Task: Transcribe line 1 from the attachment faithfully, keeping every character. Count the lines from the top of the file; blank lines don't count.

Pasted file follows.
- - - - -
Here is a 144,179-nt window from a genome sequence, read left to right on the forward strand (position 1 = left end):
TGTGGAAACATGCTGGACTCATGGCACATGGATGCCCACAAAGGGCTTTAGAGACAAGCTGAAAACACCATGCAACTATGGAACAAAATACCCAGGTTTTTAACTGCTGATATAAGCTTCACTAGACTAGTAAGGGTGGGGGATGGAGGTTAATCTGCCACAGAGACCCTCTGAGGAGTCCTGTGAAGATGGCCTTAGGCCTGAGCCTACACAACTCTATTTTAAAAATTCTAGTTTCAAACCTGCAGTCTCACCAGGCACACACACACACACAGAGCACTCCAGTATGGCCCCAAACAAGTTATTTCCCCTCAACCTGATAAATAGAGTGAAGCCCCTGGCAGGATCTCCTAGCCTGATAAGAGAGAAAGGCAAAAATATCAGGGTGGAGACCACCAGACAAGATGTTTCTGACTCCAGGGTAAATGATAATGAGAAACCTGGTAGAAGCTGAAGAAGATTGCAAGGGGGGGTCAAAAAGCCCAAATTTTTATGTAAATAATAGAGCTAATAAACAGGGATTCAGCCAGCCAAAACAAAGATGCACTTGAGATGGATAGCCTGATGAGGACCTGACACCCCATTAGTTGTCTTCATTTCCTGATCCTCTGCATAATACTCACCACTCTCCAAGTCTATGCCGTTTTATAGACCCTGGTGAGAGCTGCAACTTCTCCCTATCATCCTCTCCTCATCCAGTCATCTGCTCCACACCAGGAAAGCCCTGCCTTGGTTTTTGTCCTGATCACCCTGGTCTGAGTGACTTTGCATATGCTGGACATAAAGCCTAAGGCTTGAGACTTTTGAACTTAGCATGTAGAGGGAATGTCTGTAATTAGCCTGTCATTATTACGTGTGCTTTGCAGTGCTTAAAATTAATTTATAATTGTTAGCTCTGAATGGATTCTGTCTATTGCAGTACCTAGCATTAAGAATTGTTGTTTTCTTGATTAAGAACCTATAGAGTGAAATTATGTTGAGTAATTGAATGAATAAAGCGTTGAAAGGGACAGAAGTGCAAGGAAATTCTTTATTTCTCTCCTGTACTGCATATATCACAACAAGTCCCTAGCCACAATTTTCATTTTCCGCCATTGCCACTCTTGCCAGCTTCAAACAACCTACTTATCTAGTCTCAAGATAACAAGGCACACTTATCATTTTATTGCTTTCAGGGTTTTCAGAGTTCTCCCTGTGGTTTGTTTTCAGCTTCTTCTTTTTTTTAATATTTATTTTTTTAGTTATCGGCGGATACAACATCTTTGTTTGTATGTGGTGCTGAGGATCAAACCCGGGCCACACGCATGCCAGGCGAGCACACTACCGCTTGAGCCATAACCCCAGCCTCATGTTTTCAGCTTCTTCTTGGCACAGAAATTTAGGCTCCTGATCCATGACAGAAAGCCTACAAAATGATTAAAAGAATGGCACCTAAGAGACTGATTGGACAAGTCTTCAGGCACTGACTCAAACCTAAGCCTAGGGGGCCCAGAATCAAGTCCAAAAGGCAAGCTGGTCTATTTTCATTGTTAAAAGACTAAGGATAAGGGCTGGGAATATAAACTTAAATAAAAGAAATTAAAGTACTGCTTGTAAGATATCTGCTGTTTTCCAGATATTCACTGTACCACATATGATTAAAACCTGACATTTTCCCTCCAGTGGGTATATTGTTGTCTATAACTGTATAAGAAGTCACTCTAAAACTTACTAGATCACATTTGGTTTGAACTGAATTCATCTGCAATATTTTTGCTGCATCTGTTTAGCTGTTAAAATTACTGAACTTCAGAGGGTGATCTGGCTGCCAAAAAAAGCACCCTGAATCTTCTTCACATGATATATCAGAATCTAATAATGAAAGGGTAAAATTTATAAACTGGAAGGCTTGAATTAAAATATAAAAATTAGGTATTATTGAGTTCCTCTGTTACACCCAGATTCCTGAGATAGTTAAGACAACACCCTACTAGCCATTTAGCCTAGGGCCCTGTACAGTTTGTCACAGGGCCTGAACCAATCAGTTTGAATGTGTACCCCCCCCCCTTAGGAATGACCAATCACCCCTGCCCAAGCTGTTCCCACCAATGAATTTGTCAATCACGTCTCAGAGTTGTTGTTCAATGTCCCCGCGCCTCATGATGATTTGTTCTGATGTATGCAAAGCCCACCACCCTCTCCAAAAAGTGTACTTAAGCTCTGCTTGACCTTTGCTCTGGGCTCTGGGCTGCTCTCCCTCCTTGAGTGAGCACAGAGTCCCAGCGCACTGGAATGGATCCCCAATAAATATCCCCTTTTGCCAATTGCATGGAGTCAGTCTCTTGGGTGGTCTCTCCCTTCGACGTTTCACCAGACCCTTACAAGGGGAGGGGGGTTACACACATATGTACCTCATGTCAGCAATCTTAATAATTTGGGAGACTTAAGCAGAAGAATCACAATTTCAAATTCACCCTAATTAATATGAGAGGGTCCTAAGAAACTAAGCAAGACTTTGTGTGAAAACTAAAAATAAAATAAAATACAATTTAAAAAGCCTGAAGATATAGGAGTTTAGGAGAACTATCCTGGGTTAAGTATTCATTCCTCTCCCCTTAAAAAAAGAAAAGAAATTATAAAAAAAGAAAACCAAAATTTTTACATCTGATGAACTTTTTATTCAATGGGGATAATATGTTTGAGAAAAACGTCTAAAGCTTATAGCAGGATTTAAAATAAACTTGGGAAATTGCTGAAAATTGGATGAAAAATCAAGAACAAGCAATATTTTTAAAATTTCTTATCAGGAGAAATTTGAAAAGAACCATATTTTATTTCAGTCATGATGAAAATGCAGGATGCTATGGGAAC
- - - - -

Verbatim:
Here is a 144,179-nt window from a genome sequence, read left to right on the forward strand (position 1 = left end):